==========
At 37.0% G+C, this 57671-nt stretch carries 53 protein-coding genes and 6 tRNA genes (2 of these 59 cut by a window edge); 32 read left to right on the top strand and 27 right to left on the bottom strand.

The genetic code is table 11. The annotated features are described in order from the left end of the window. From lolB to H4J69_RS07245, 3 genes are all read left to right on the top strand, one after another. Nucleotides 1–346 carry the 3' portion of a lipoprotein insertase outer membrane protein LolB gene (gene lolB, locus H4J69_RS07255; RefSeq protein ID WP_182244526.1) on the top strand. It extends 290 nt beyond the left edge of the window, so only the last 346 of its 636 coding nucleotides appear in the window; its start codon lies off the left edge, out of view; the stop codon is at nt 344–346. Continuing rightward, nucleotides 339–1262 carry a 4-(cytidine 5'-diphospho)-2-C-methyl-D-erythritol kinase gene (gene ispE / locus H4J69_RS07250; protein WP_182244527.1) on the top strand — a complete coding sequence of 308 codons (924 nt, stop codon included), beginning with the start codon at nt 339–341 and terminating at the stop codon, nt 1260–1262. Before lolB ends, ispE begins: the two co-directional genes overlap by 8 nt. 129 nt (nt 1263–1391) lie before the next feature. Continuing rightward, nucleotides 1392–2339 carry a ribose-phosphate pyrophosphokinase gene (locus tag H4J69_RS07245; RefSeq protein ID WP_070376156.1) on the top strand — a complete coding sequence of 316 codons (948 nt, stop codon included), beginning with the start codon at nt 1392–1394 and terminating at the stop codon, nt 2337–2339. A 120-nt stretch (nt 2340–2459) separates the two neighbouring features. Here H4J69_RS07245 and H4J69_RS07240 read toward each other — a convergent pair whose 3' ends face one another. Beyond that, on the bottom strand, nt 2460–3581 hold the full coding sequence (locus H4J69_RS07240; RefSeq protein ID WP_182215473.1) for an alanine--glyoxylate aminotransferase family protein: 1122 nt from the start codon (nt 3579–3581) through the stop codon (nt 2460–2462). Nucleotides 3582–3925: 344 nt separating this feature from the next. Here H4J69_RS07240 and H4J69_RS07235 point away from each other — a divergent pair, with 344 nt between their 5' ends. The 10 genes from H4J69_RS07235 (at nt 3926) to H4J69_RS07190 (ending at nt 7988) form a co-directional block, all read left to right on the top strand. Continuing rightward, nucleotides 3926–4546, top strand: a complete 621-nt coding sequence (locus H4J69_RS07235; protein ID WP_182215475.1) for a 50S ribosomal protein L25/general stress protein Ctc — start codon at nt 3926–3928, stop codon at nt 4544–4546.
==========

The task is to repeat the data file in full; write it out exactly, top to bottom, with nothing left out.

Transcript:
At 37.0% G+C, this 57671-nt stretch carries 53 protein-coding genes and 6 tRNA genes (2 of these 59 cut by a window edge); 32 read left to right on the top strand and 27 right to left on the bottom strand.

The genetic code is table 11. The annotated features are described in order from the left end of the window. From lolB to H4J69_RS07245, 3 genes are all read left to right on the top strand, one after another. Nucleotides 1–346 carry the 3' portion of a lipoprotein insertase outer membrane protein LolB gene (gene lolB, locus H4J69_RS07255; RefSeq protein ID WP_182244526.1) on the top strand. It extends 290 nt beyond the left edge of the window, so only the last 346 of its 636 coding nucleotides appear in the window; its start codon lies off the left edge, out of view; the stop codon is at nt 344–346. Continuing rightward, nucleotides 339–1262 carry a 4-(cytidine 5'-diphospho)-2-C-methyl-D-erythritol kinase gene (gene ispE / locus H4J69_RS07250; protein WP_182244527.1) on the top strand — a complete coding sequence of 308 codons (924 nt, stop codon included), beginning with the start codon at nt 339–341 and terminating at the stop codon, nt 1260–1262. Before lolB ends, ispE begins: the two co-directional genes overlap by 8 nt. 129 nt (nt 1263–1391) lie before the next feature. Continuing rightward, nucleotides 1392–2339 carry a ribose-phosphate pyrophosphokinase gene (locus tag H4J69_RS07245; RefSeq protein ID WP_070376156.1) on the top strand — a complete coding sequence of 316 codons (948 nt, stop codon included), beginning with the start codon at nt 1392–1394 and terminating at the stop codon, nt 2337–2339. A 120-nt stretch (nt 2340–2459) separates the two neighbouring features. Here H4J69_RS07245 and H4J69_RS07240 read toward each other — a convergent pair whose 3' ends face one another. Beyond that, on the bottom strand, nt 2460–3581 hold the full coding sequence (locus H4J69_RS07240; RefSeq protein ID WP_182215473.1) for an alanine--glyoxylate aminotransferase family protein: 1122 nt from the start codon (nt 3579–3581) through the stop codon (nt 2460–2462). Nucleotides 3582–3925: 344 nt separating this feature from the next. Here H4J69_RS07240 and H4J69_RS07235 point away from each other — a divergent pair, with 344 nt between their 5' ends. The 10 genes from H4J69_RS07235 (at nt 3926) to H4J69_RS07190 (ending at nt 7988) form a co-directional block, all read left to right on the top strand. Continuing rightward, nucleotides 3926–4546, top strand: a complete 621-nt coding sequence (locus H4J69_RS07235; protein ID WP_182215475.1) for a 50S ribosomal protein L25/general stress protein Ctc — start codon at nt 3926–3928, stop codon at nt 4544–4546.